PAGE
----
There has been a push to desex language in healthcare. The goal of desexing language is to remove stigmas and barriers to individuals obtaining and receiving evidence-based care. In general, desexing language leads to positive outcomes.16 However, it can also have unintended negative consequences. As Gribble et al17 discuss, especially those who are young or do not speak English well may not know their anatomy or understand the technical term being used. One should not assume that even well-educated individuals have a solid grasp on male and female anatomy and physiology.


Other concerns addressed by the authors include the potential for incorrect language and misdiagnosis. For example, there are calls to use the desexed term "chestfeeding" in lieu of the term "breastfeeding." Anatomically, this is incorrect, because mammary glands are located outside of the rib cage and are thus not part of the chest. And what about if a chestfeeding person complains about chest pain. Is it mastitis or a myocardial infarction? Furthermore, masking biological sex in healthcare records may lead to missing the diagnosis of pregnancy if the provider is not aware that the patient in front of them has female reproductive organs. The researchers also outline that in research the use of gender-neutral language may contradict established definitions, dilute research findings as numerators are changed (ie, from women to person), or make it difficult to identify pertinent research.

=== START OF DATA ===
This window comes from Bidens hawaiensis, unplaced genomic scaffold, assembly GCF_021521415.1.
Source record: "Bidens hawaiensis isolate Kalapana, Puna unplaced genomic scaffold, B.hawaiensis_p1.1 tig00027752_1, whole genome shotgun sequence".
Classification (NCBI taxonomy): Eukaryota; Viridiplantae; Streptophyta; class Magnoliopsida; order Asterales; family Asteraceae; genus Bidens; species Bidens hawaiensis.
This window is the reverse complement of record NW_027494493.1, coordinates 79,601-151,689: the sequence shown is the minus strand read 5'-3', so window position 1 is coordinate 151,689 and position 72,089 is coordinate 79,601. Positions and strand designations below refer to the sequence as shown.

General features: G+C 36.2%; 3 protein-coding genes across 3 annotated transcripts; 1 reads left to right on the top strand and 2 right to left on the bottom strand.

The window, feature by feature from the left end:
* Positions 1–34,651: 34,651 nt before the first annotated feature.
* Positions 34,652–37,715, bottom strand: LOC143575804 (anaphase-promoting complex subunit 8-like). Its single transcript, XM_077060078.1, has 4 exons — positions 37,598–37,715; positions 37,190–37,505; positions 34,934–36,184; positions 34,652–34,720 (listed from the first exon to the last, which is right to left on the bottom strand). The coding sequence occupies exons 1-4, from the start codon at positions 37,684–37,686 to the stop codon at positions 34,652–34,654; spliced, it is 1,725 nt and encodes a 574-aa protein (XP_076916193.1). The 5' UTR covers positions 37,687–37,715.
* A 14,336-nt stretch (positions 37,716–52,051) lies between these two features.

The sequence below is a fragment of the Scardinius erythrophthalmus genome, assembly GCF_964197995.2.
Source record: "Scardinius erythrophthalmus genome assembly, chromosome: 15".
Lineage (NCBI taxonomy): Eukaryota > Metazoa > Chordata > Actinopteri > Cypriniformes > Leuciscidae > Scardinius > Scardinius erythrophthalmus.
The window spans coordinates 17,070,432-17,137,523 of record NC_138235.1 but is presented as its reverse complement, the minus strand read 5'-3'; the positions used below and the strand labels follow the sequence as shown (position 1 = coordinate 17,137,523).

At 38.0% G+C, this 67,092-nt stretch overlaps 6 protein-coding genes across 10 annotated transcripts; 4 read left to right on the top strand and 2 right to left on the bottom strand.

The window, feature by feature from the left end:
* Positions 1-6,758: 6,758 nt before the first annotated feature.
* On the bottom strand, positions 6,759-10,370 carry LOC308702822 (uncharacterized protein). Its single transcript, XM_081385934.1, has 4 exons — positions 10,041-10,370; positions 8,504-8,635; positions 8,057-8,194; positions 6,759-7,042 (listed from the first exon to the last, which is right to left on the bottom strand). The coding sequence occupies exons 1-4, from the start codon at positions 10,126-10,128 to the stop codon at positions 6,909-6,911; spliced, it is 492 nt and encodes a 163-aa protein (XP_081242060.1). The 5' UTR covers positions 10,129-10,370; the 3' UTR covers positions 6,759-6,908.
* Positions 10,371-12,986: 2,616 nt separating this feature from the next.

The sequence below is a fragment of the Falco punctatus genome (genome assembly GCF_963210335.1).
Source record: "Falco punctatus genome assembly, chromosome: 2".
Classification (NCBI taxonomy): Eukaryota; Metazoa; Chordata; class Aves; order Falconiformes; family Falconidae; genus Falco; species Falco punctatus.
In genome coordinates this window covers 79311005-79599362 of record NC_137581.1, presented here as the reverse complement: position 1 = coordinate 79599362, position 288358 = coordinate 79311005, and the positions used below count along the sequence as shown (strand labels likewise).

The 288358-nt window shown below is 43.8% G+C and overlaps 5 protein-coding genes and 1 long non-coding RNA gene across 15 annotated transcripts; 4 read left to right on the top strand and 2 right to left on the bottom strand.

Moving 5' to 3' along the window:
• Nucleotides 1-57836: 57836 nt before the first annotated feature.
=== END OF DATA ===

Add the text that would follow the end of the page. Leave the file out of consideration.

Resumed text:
Finally, the authors point out that the push to desex language is based on Queer Theory, a theory developed in the United States and dominated by US priorities and beliefs. The beliefs and thought processes that are underlying these theories may not be applicable in other countries. Requiring that clinicians and researchers in other countries use desexed or gender-neutral language (ie, to access funding mechanisms or publish) can be perceived as imperialistic, oppressive, or colonialist.


Ultimately, there is a place and a time to use desexed and gender-neutral language, while at other times, using sex-specific language is indicated. It is important for stakeholders such as clinicians, researchers, or public health officials to understand what language ought to be used when and to use language intentionally. There is no one size fits all. But it is also everybody's duty to create an inclusive environment. To do so, it is most important to identify one's biases and address them. It also requires asking for preferred names, pronouns, and gender identity, not just during face-to-face interactions but also on demographic intake forms, health insurance forms, healthcare records, and research questionnaires.6,18 Because after all, it is about more than just being respectful of others. It is the right thing to do.


-Alexandra Michel, PhD, CNM, FACNM


Nancy Atmospera-Walch School of Nursing


University of Hawaii at Manoa


Honolulu, Hawaii